MONTPELIER — It was not the usual mandate from a governor at an inaugural.
On Thursday, Phil Scott, the re-elected Republican incumbent, called on lawmakers in the Democrat-controlled Legislature to find common ground with him in seeking out answers to the challenges the state is facing and to inspire a renewed faith in government.
Scott made the comments at the State House after he took the oath of office for his second two-year term. He said Vermont can show the rest of the nation that it is possible to debate difficult issues and still remain civil.
“We must look for common ground instead of highlighting or exploiting our differences, view consensus and compromise not as a weakness, but as a strength,” he said during his 32-minute speech.
Scott laid out some broad policy goals designed to reverse the state’s demographic challenge, which he said has seen Vermont’s school population drop by 30,000 in the last 22 years while, in the last decade, the state’s workforce has shrunk by 15,000.
“Our stagnant population is threatening every service we deliver, every program we administer and every investment we hope to make,” he said.
During his first term as governor, the Republican Party had enough members in the Legislature to support the governor’s vetoes. In the November election though, the party lost ground, giving Democrats at least a theoretical veto-proof majority.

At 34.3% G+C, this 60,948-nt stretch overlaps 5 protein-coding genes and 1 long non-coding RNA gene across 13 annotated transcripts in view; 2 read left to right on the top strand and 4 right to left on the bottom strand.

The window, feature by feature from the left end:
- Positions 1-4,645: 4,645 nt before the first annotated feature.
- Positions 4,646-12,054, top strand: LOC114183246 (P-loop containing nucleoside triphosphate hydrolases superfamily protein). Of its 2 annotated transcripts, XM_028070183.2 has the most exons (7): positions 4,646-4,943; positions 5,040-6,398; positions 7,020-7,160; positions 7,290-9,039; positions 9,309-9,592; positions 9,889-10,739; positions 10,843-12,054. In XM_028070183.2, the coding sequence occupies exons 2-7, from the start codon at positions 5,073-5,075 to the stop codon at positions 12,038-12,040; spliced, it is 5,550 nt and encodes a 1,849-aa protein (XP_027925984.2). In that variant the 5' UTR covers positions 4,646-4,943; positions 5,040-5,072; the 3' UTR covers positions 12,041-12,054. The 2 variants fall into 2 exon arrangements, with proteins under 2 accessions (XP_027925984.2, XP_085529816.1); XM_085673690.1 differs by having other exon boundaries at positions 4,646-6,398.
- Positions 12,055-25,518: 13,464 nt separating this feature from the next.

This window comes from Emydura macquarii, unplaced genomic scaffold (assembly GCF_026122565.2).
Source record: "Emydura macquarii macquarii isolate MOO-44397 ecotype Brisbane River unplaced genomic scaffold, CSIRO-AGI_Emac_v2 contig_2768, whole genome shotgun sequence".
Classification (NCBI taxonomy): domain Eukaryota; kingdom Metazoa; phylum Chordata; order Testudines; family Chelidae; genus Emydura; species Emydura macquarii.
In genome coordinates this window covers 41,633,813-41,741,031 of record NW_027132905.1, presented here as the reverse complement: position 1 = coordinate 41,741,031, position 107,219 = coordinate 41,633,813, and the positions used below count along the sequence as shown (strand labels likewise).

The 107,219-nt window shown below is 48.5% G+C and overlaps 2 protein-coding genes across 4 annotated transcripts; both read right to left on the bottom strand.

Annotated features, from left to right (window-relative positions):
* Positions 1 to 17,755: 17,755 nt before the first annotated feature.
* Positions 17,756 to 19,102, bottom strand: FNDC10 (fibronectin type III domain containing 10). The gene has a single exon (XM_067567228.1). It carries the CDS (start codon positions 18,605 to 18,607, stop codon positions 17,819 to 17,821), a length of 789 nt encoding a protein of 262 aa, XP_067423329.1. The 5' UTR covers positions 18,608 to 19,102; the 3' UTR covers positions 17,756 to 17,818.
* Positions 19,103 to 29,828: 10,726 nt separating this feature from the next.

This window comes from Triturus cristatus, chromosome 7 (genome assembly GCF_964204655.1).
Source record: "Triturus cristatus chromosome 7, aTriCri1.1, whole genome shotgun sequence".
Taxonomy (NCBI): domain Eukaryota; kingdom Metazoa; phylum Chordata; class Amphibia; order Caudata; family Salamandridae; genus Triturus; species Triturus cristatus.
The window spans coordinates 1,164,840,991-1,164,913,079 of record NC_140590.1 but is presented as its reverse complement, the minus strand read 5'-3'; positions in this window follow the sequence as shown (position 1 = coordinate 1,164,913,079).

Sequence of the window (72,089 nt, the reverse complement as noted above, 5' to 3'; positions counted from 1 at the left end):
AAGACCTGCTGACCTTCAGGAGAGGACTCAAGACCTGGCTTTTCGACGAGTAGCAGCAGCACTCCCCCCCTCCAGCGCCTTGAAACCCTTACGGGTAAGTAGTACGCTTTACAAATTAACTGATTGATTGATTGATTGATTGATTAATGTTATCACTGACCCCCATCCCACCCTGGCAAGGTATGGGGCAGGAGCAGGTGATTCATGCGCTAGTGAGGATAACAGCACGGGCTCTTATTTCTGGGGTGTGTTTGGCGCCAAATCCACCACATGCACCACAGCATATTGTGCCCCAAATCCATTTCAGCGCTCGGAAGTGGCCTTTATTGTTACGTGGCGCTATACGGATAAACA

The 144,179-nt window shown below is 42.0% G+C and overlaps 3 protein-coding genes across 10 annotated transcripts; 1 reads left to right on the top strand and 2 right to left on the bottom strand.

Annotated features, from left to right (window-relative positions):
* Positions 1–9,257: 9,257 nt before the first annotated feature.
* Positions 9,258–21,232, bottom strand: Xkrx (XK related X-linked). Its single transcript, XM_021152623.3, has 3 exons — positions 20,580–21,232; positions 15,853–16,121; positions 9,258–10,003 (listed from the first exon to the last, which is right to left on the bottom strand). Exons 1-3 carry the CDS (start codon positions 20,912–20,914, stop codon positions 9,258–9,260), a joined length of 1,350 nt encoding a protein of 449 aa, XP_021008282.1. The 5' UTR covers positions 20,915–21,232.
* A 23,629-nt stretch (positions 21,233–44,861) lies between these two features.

There were several areas toward that progress highlighted in the speech.
The governor said he wanted to work together with Democratic leaders to develop solutions to the key issues of the session.
“The good is in our hearts, it’s in our minds and it’s who we’ve always been,” said Scott. “Today, more than ever, it’s who America needs us to be. And to meet the challenges ahead, to best serve Vermonters, it’s who we have to be.”
Scott said all sides need to be flexible as they work together on programs to properly fund education and to create a long-term clean water fund.